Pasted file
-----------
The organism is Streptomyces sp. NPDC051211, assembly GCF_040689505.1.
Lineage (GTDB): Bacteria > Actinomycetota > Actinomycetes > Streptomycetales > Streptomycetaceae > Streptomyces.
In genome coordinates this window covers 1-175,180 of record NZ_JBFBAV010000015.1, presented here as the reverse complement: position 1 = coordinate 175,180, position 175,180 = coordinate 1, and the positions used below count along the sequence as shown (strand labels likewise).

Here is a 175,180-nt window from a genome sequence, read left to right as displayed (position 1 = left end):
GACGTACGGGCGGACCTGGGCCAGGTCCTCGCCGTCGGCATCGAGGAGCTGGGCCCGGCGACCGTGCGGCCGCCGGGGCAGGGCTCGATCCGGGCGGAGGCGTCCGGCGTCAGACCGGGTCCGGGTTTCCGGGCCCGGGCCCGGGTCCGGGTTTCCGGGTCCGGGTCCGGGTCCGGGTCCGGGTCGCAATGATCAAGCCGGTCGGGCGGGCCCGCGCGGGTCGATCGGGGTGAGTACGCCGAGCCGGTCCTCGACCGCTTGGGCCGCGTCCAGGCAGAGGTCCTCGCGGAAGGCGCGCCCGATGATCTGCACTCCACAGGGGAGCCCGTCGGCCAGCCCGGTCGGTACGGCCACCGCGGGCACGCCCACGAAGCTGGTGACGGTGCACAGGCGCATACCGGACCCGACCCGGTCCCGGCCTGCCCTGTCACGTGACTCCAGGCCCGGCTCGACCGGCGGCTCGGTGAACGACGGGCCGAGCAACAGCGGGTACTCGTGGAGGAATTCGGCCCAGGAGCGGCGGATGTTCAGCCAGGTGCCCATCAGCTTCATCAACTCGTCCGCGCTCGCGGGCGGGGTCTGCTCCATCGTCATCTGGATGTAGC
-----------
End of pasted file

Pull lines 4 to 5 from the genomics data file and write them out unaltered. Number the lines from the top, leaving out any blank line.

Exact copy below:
Here is a 175,180-nt window from a genome sequence, read left to right as displayed (position 1 = left end):
GACGTACGGGCGGACCTGGGCCAGGTCCTCGCCGTCGGCATCGAGGAGCTGGGCCCGGCGACCGTGCGGCCGCCGGGGCAGGGCTCGATCCGGGCGGAGGCGTCCGGCGTCAGACCGGGTCCGGGTTTCCGGGCCCGGGCCCGGGTCCGGGTTTCCGGGTCCGGGTCCGGGTCCGGGTCCGGGTCGCAATGATCAAGCCGGTCGGGCGGGCCCGCGCGGGTCGATCGGGGTGAGTACGCCGAGCCGGTCCTCGACCGCTTGGGCCGCGTCCAGGCAGAGGTCCTCGCGGAAGGCGCGCCCGATGATCTGCACTCCACAGGGGAGCCCGTCGGCCAGCCCGGTCGGTACGGCCACCGCGGGCACGCCCACGAAGCTGGTGACGGTGCACAGGCGCATACCGGACCCGACCCGGTCCCGGCCTGCCCTGTCACGTGACTCCAGGCCCGGCTCGACCGGCGGCTCGGTGAACGACGGGCCGAGCAACAGCGGGTACTCGTGGAGGAATTCGGCCCAGGAGCGGCGGATGTTCAGCCAGGTGCCCATCAGCTTCATCAACTCGTCCGCGCTCGCGGGCGGGGTCTGCTCCATCGTCATCTGGATGTAGC